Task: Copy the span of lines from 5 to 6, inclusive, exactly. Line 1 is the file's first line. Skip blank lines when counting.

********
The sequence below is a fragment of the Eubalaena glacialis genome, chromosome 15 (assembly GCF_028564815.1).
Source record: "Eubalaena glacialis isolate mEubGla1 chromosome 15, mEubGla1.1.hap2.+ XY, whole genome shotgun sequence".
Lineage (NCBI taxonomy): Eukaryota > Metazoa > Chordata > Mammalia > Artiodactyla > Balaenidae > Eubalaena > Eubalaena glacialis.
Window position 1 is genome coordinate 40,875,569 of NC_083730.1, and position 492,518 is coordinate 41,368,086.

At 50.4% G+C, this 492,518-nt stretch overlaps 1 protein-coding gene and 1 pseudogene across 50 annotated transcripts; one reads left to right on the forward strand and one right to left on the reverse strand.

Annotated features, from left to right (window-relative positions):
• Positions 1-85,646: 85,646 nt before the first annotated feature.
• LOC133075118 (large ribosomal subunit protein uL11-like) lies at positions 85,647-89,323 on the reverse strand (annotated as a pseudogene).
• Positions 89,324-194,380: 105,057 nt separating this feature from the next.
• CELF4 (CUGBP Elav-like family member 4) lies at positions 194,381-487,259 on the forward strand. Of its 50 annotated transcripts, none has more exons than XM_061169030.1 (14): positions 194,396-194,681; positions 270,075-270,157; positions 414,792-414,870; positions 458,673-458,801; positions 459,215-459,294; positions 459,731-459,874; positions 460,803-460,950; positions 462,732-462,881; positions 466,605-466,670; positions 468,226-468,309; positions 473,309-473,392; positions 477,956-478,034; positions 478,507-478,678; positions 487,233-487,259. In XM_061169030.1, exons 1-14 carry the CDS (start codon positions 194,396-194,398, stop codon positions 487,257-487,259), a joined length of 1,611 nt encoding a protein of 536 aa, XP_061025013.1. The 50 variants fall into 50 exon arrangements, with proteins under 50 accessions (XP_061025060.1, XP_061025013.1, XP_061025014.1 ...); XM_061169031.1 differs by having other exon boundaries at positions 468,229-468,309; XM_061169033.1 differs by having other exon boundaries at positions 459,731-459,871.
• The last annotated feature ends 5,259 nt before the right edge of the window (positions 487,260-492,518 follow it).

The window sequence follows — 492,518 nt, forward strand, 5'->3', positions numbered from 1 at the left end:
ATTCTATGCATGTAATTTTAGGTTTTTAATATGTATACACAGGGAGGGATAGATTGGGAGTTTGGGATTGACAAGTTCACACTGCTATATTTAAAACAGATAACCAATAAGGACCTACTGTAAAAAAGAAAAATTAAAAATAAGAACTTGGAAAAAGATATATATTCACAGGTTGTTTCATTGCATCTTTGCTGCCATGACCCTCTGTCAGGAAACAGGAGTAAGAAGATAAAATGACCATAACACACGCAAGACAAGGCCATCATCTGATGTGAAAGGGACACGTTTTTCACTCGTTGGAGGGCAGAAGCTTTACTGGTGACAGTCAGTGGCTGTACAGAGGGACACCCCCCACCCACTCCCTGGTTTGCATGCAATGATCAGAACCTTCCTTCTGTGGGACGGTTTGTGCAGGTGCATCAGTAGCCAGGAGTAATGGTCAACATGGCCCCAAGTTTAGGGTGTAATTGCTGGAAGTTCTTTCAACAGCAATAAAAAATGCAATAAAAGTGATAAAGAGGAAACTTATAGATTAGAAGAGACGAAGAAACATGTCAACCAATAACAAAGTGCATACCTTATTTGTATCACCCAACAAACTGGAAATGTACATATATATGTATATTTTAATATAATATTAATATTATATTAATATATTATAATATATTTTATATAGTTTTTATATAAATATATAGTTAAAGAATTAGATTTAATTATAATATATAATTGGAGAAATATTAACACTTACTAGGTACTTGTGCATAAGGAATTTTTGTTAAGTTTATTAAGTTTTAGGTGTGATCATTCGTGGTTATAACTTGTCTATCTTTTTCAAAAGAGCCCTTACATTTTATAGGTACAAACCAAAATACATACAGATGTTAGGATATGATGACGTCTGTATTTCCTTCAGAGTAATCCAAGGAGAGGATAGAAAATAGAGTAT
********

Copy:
At 50.4% G+C, this 492,518-nt stretch overlaps 1 protein-coding gene and 1 pseudogene across 50 annotated transcripts; one reads left to right on the forward strand and one right to left on the reverse strand.

Annotated features, from left to right (window-relative positions):